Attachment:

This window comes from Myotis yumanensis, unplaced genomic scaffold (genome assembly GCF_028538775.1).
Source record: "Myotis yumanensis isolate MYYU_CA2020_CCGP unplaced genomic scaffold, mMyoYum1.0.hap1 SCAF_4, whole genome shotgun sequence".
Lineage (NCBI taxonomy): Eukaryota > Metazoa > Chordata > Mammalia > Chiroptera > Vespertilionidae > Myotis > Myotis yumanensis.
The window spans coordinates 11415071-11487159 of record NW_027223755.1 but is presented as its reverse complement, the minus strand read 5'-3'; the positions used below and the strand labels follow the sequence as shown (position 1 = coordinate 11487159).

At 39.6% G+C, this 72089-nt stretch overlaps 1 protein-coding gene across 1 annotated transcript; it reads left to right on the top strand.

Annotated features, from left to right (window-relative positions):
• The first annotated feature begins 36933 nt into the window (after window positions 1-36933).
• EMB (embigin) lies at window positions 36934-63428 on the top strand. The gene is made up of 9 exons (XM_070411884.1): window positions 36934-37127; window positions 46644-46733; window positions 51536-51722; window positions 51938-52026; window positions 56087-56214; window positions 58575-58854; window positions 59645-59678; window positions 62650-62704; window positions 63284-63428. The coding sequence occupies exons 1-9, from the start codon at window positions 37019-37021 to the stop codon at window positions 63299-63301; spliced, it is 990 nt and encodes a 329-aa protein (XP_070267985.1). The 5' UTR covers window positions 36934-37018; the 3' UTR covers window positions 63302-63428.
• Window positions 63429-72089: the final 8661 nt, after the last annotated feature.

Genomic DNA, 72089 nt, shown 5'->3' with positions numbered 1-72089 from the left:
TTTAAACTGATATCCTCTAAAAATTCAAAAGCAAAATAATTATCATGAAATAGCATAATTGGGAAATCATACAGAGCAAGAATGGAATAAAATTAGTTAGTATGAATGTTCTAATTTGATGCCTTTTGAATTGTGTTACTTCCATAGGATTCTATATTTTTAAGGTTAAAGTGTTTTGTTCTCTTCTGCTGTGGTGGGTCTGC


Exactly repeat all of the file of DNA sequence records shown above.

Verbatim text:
This window comes from Myotis yumanensis, unplaced genomic scaffold (genome assembly GCF_028538775.1).
Source record: "Myotis yumanensis isolate MYYU_CA2020_CCGP unplaced genomic scaffold, mMyoYum1.0.hap1 SCAF_4, whole genome shotgun sequence".
Lineage (NCBI taxonomy): Eukaryota > Metazoa > Chordata > Mammalia > Chiroptera > Vespertilionidae > Myotis > Myotis yumanensis.
The window spans coordinates 11415071-11487159 of record NW_027223755.1 but is presented as its reverse complement, the minus strand read 5'-3'; the positions used below and the strand labels follow the sequence as shown (position 1 = coordinate 11487159).

At 39.6% G+C, this 72089-nt stretch overlaps 1 protein-coding gene across 1 annotated transcript; it reads left to right on the top strand.

Annotated features, from left to right (window-relative positions):
• The first annotated feature begins 36933 nt into the window (after window positions 1-36933).
• EMB (embigin) lies at window positions 36934-63428 on the top strand. The gene is made up of 9 exons (XM_070411884.1): window positions 36934-37127; window positions 46644-46733; window positions 51536-51722; window positions 51938-52026; window positions 56087-56214; window positions 58575-58854; window positions 59645-59678; window positions 62650-62704; window positions 63284-63428. The coding sequence occupies exons 1-9, from the start codon at window positions 37019-37021 to the stop codon at window positions 63299-63301; spliced, it is 990 nt and encodes a 329-aa protein (XP_070267985.1). The 5' UTR covers window positions 36934-37018; the 3' UTR covers window positions 63302-63428.
• Window positions 63429-72089: the final 8661 nt, after the last annotated feature.

Genomic DNA, 72089 nt, shown 5'->3' with positions numbered 1-72089 from the left:
TTTAAACTGATATCCTCTAAAAATTCAAAAGCAAAATAATTATCATGAAATAGCATAATTGGGAAATCATACAGAGCAAGAATGGAATAAAATTAGTTAGTATGAATGTTCTAATTTGATGCCTTTTGAATTGTGTTACTTCCATAGGATTCTATATTTTTAAGGTTAAAGTGTTTTGTTCTCTTCTGCTGTGGTGGGTCTGC